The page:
Just two weeks after President Donald Trump’s historic visit to Saudi Arabia, in which he called for Arab and Muslim unity to “drive out” extremists and terrorists, key Gulf Arab states and Egypt have severed diplomatic ties with the State of Qatar. On Tuesday, Trump used Twitter to praise the diplomatic break as a key success from his trip, strongly suggesting that the president supports the isolation of Qatar.
Despite Trump’s seeming approval, the move by Saudi Arabia and other states has sent shockwaves across the region, creating a sense of tension while fueling speculation that the Arab world is about to witness yet another escalating conflict.
In addition to cutting off diplomatic ties, Bahrain, the United Arab Emirates, Egypt and Saudi Arabia have closed their airspace and sea-lanes to Qatari vessels. They have expelled Qatari diplomats, and Saudi Arabia, which shares the only land border with Qatar, announced the closure of that land crossing — a gateway for the vast majority of food produce that enters Qatar. That closure has already created a sense of panic among Qataris and led to a run on grocery stores.
For the first time in their history, Gulf states have imposed a siege on one of their own.
What makes this particular diplomatic rift worrisome is the potential involvement of the United States. All of the countries at play are strategic U.S. allies. All of them are cornerstones to U.S. military and intelligence operations in the Arabian Gulf and beyond.
Qatar, the tiny emirate now being diplomatically frozen out of the region, is home to Al Udeid Airbase, home to about 10,000 American servicemen and a key strategic airbase for U.S. Central Command operations in Iraq, Syria and Afghanistan.
What led to this existential crisis among the Arabian Gulf allies, known as the Gulf Cooperation Council (GCC)? How did it escalate so quickly? There are two parallel tracks to understand this timeline, one long-term and the other short.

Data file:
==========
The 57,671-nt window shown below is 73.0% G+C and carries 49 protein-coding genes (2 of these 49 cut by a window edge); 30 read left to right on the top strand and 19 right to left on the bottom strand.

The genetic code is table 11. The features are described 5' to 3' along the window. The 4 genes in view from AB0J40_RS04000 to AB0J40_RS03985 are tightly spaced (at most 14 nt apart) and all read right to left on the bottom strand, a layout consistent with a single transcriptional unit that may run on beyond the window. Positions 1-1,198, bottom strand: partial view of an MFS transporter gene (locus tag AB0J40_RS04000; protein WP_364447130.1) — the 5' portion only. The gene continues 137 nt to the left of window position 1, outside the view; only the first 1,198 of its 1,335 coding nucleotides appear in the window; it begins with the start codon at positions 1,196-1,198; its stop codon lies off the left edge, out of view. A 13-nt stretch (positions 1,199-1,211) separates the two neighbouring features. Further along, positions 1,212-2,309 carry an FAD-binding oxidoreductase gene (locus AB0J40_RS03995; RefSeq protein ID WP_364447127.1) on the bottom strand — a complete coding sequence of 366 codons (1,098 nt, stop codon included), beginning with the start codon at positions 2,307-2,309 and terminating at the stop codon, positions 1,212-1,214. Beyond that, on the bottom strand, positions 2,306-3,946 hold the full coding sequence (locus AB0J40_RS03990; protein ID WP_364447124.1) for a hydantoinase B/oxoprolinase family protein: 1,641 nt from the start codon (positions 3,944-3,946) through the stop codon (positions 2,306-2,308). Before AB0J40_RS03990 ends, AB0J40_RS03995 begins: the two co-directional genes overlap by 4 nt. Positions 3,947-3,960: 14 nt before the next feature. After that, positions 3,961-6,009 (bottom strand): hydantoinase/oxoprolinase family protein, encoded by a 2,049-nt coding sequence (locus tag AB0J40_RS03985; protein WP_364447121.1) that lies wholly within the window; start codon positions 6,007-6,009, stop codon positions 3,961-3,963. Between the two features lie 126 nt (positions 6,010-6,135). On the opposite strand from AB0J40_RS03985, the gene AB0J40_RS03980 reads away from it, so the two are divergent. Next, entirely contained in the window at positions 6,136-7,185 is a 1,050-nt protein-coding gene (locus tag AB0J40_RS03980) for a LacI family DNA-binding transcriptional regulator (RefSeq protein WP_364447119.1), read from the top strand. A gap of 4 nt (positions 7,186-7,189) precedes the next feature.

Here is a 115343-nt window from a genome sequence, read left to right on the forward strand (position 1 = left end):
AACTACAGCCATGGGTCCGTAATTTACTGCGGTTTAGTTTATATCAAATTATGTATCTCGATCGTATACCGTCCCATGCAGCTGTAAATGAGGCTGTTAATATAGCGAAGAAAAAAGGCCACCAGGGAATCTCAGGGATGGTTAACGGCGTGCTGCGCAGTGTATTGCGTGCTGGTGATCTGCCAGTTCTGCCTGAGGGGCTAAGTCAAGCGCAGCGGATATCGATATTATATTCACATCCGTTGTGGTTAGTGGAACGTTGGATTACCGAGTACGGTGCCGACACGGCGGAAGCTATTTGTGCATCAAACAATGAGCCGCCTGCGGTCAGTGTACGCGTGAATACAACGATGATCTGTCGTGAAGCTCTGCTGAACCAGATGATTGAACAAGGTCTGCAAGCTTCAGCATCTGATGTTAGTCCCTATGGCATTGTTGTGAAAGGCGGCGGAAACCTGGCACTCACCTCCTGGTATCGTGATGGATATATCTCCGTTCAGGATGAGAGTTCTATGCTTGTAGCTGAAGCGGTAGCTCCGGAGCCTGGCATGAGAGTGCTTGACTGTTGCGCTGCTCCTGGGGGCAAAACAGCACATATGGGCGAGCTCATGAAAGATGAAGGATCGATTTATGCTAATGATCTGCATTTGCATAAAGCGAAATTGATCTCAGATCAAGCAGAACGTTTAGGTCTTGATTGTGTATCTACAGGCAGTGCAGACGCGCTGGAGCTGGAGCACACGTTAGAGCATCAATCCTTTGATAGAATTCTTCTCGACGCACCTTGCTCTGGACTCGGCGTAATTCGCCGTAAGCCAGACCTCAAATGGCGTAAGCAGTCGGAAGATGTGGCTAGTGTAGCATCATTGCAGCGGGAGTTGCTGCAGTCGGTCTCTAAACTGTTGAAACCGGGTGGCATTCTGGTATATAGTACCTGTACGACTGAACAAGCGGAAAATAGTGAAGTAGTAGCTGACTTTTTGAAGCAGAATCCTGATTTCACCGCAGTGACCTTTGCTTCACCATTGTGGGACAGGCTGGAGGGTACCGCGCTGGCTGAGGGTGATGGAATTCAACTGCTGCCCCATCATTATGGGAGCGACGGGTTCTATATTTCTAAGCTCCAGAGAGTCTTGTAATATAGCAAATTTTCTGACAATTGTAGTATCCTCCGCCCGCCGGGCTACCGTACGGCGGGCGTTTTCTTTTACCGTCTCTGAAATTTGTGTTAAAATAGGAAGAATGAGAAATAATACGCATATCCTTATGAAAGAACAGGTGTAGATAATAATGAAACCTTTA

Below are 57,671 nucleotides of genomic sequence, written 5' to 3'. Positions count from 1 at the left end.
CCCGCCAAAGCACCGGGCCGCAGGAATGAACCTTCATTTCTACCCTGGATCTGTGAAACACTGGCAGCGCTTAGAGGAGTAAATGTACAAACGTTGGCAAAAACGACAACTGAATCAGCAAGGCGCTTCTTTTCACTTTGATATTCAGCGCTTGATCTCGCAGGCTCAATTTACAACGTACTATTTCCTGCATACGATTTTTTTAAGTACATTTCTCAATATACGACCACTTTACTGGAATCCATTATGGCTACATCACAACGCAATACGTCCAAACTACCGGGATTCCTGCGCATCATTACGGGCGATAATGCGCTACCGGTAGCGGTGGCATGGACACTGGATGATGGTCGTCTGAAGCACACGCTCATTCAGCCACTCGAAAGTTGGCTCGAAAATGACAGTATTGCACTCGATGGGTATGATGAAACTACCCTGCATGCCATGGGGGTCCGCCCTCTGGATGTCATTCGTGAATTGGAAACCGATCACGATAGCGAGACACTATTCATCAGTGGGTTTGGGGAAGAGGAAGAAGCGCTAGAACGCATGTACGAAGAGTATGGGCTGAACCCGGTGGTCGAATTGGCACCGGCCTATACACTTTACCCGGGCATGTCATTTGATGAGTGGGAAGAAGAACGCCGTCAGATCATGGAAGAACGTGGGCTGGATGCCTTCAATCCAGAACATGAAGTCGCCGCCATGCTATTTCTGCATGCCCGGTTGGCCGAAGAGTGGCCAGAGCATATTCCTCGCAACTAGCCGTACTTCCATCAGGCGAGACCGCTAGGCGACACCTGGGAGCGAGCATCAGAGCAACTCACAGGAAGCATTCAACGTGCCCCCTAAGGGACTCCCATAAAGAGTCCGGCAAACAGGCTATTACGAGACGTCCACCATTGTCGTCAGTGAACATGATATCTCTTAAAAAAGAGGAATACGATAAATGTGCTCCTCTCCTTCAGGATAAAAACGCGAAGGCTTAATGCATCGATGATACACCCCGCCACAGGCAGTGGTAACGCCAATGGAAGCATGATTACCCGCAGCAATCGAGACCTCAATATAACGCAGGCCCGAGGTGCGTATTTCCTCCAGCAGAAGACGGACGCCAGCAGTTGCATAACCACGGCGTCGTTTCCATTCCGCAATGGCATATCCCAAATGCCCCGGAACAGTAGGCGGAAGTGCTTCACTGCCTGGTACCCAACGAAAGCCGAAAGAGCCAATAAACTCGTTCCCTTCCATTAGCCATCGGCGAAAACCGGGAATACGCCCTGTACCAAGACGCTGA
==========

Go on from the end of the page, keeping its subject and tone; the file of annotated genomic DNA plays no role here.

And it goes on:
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Saudi, Egyptian and Emirati officials and residents say that at the core of their actions was the belief that for years, Qatar has been fueling the flames of radicalism and extremism, providing financial and moral support to groups long considered conservative, extremists or even terrorists by some. They believe Qatar is a force for destabilization in the region through meddling in the internal affairs of others.
They cite Qatar’s willingness to host exiled religious and political leaders from Egypt, including members of the Muslim Brotherhood. Egypt has deemed the brotherhood a terrorist organization, and in 2013 its military forcibly removed the group’s president from power. Qatar has long housed the leadership of Hamas, the militant Palestinian group considered a terrorist organization by the U.S. and Israel. And Qatar has allowed the Taliban, the violent and ultra-conservative Afghan group, to set up an office in Doha in an attempt to foster an Afghan reconciliation dialogue.
In addition, Qatar’s influence increased in stature over the years with the growth of its pan-Arab satellite channel Al Jazeera, a channel that was once celebrated as the first independent news channel of its kind in a region where information was traditionally the sole property of the state and its agencies.